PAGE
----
Premier Francois Legault had his first meeting with the Montreal Mayor Valerie Plante Friday, as both tried to see eye-to-eye despite differing views.

The media was invited to watch the mayor and the premier meet at a Notre-Dame St. café, where he sipped an allonge, and she opted for a soy latte.

After the photo op, the two leaders walked to city hall and had what they called a good first meeting.

“We had fun, we laughed a lot,” said Plante.

Not much changed, though, as Plante spoke about her signature plan for public transit, the Pink Line. Legault has long said the $6-billion price tag is too high, shifting his priority for Montreal transit to extending the Blue Line and building a tramway linking the east end to downtown.

Legault also outlined his transit plans outside of Montreal.

“We also have to think what we want to do for the 450, as you know, we proposed for the REM to go more north, more south. We also have a project in Quebec City,” said Legault.

Legault said he's not more open to the Pink Line today than he was yesterday – but added that he’ll wait to see feasibility studies.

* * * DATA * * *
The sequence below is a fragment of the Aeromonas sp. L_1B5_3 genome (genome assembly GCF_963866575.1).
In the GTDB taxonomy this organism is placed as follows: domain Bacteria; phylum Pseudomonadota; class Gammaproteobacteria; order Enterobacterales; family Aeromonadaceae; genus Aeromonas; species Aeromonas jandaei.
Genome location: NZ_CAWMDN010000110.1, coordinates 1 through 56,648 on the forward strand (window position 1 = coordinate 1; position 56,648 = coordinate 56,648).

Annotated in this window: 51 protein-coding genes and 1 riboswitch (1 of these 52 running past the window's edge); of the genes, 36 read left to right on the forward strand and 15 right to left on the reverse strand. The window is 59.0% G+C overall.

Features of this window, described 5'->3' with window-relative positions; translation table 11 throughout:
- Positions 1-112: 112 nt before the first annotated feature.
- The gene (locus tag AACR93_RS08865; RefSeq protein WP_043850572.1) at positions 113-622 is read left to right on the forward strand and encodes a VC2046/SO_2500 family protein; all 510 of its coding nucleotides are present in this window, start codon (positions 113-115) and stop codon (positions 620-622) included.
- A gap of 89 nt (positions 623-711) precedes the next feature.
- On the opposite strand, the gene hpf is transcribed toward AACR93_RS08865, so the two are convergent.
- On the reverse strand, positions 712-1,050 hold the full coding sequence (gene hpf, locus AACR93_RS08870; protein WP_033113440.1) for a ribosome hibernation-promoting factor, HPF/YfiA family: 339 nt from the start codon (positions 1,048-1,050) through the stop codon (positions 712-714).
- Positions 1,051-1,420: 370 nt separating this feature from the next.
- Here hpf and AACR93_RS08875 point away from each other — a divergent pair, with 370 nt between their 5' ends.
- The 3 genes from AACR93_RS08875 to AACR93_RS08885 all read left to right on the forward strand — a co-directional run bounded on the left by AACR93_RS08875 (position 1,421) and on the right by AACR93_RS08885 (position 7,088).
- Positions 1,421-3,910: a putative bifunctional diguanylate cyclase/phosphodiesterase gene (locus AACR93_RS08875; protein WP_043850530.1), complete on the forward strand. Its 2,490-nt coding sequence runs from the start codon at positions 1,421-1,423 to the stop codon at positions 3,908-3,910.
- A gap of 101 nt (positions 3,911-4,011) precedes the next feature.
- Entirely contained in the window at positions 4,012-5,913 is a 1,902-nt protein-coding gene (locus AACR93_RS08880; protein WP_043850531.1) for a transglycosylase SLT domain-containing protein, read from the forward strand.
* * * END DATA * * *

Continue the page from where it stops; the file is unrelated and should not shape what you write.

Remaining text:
“I may be open if it's cheaper,” he said.

Plante said she won’t give up on the project.

“I'm happy that we agree on having those studies done, at the same time I will continue to fight for and promote the Pink Line,” she said.

Legault and Plante found some common ground when discussing the east end, where the premier wants to decontaminate waterfront lands and revamp Notre-Dame St.

Though his gaze seemed toward the eastern end of the city, where the CAQ holds its only two seats on the island, he made a point to speak to those in western Montreal.

“I will remind you that I'm from Ste-Anne-de-Bellevue,” he said in English. “My mother is still in Ste-Anne and my government supports the REM in the West Island, so my government is not just giving in the east.”

The mayor and premier didn't make any breakthroughs on another point of contention: religious symbols.

The mayor believes police officers should be allowed to wear them, while Legault wants to ban them for police, judges and other civil servants in authority positions.

“I think we have the support of the majority of Quebecers in these positions,” he said.

Plante said she would wait to see Legault's draft bill before commenting.

The two promised there will be more meetings in the future.